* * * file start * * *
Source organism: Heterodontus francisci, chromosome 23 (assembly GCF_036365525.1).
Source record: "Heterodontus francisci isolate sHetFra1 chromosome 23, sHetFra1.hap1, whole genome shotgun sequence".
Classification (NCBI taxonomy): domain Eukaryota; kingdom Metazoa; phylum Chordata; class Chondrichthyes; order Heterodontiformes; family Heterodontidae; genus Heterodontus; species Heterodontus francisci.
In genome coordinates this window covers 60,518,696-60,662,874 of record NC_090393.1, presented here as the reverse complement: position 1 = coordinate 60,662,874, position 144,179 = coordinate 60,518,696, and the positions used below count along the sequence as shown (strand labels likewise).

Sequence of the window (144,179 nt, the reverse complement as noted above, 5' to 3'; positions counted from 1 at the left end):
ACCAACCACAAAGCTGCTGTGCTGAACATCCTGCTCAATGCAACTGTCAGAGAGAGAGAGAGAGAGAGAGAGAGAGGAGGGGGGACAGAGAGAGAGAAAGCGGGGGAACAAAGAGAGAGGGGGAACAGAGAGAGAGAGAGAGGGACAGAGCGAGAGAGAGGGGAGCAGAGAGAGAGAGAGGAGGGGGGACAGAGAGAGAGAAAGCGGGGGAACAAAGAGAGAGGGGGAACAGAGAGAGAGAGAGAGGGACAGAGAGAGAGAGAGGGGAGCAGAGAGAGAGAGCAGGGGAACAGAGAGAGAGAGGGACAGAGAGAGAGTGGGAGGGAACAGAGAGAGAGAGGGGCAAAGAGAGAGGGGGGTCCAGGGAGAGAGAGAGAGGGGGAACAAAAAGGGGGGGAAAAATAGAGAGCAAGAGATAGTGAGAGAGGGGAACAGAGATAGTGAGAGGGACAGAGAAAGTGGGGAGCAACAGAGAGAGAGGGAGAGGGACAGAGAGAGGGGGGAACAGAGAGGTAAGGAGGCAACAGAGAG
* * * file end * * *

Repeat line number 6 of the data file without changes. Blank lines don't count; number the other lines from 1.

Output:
ACCAACCACAAAGCTGCTGTGCTGAACATCCTGCTCAATGCAACTGTCAGAGAGAGAGAGAGAGAGAGAGAGAGAGGAGGGGGGACAGAGAGAGAGAAAGCGGGGGAACAAAGAGAGAGGGGGAACAGAGAGAGAGAGAGAGGGACAGAGCGAGAGAGAGGGGAGCAGAGAGAGAGAGAGGAGGGGGGACAGAGAGAGAGAAAGCGGGGGAACAAAGAGAGAGGGGGAACAGAGAGAGAGAGAGAGGGACAGAGAGAGAGAGAGGGGAGCAGAGAGAGAGAGCAGGGGAACAGAGAGAGAGAGGGACAGAGAGAGAGTGGGAGGGAACAGAGAGAGAGAGGGGCAAAGAGAGAGGGGGGTCCAGGGAGAGAGAGAGAGGGGGAACAAAAAGGGGGGGAAAAATAGAGAGCAAGAGATAGTGAGAGAGGGGAACAGAGATAGTGAGAGGGACAGAGAAAGTGGGGAGCAACAGAGAGAGAGGGAGAGGGACAGAGAGAGGGGGGAACAGAGAGGTAAGGAGGCAACAGAGAG